NORFOLK, Va. (AP) — A Walmart employee who survived last week’s mass shooting at a store in Virginia has filed a $50 million lawsuit against the company for allegedly continuing to employ the shooter — a store supervisor — “who had known propensities for violence, threats and strange behavior.”
The lawsuit, which appears to be the first to stem from the shooting, was filed Tuesday in Chesapeake Circuit Court by Donya Prioleau. Walmart, which is headquartered in Bentonville, Arkansas, did not immediately respond to a written request seeking comment on the litigation.
Prioleau's suit alleges that she has experienced post-traumatic distress disorder, including physical and emotional distress, from witnessing the rampage in the store's breakroom on Nov. 22.
“Bullets whizzed by Plaintiff Donya Prioleau’s face and left side, barely missing her,” the lawsuit states. “She witnessed several of her coworkers being brutally murdered on either side of her.”
The lawsuit adds: “Ms. Prioleau looked at one of her coworkers in the eyes right after she had been shot in the neck. Ms. Prioleau saw the bullet wound in her coworker’s neck, the blood rushing out of it, and the shocked look on her coworker’s helpless face.”
Store supervisor Andre Bing, 31, fatally shot six employees and wounded several others before he died of an apparent self-inflicted gunshot, police said.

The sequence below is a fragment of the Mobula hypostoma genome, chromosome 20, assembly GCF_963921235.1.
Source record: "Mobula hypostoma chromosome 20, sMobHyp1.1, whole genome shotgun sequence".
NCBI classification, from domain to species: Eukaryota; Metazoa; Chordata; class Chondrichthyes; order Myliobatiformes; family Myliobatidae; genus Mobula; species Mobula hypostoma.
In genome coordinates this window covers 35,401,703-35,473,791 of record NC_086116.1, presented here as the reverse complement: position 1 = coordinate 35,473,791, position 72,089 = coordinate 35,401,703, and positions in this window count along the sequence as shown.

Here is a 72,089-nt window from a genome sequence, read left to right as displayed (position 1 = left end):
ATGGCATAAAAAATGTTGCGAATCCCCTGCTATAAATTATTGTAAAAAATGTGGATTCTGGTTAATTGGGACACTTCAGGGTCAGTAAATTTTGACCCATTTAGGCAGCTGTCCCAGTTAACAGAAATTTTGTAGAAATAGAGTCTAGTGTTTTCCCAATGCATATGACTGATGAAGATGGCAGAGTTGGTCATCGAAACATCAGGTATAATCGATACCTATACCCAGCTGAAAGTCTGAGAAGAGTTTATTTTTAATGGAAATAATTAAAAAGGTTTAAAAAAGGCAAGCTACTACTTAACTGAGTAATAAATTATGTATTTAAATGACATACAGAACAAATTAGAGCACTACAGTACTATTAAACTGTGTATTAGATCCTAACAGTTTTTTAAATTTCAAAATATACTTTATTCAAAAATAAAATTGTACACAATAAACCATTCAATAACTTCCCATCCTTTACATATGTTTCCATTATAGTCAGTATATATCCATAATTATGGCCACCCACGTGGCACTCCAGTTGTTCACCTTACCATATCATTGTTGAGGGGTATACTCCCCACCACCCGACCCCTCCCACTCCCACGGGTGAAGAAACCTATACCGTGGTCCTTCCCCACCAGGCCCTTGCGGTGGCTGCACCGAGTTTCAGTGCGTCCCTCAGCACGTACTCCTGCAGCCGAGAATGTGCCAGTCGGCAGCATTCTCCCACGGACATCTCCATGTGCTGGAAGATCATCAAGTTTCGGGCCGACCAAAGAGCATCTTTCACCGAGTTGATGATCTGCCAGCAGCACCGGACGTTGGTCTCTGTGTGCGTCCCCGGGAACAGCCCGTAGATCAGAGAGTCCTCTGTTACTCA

The lawsuit alleges that Bing “had a personal vendetta against several Walmart employees and kept a ‘kill list’ of potential targets prior to the shooting.”
The lawsuit also states that Prioleau had submitted a formal complaint on a Walmart Global Ethics Statement Form indicating that Bing had “bizarrely and inappropriately commented on Ms. Prioleau’s age.”
The lawsuit alleges that Bing told her: “Isn’t your lady clock ticking? Shouldn’t you be having kids?”
Prioleau also complained that Bing had harassed her for “being poor and being short,” according to the lawsuit.
The lawsuit states that she also informed Walmart that Bing called her a “bitch” under his breath.
“Despite Mr. Bing’s long-standing pattern of disturbing and threatening behavior, Walmart knew or should have known about Mr. Bing’s disturbing and threatening behavior, but failed to terminate Mr. Bing, restrict his access to common areas, conduct a thorough background investigation, or subject him to a mental health examination,” the lawsuit states.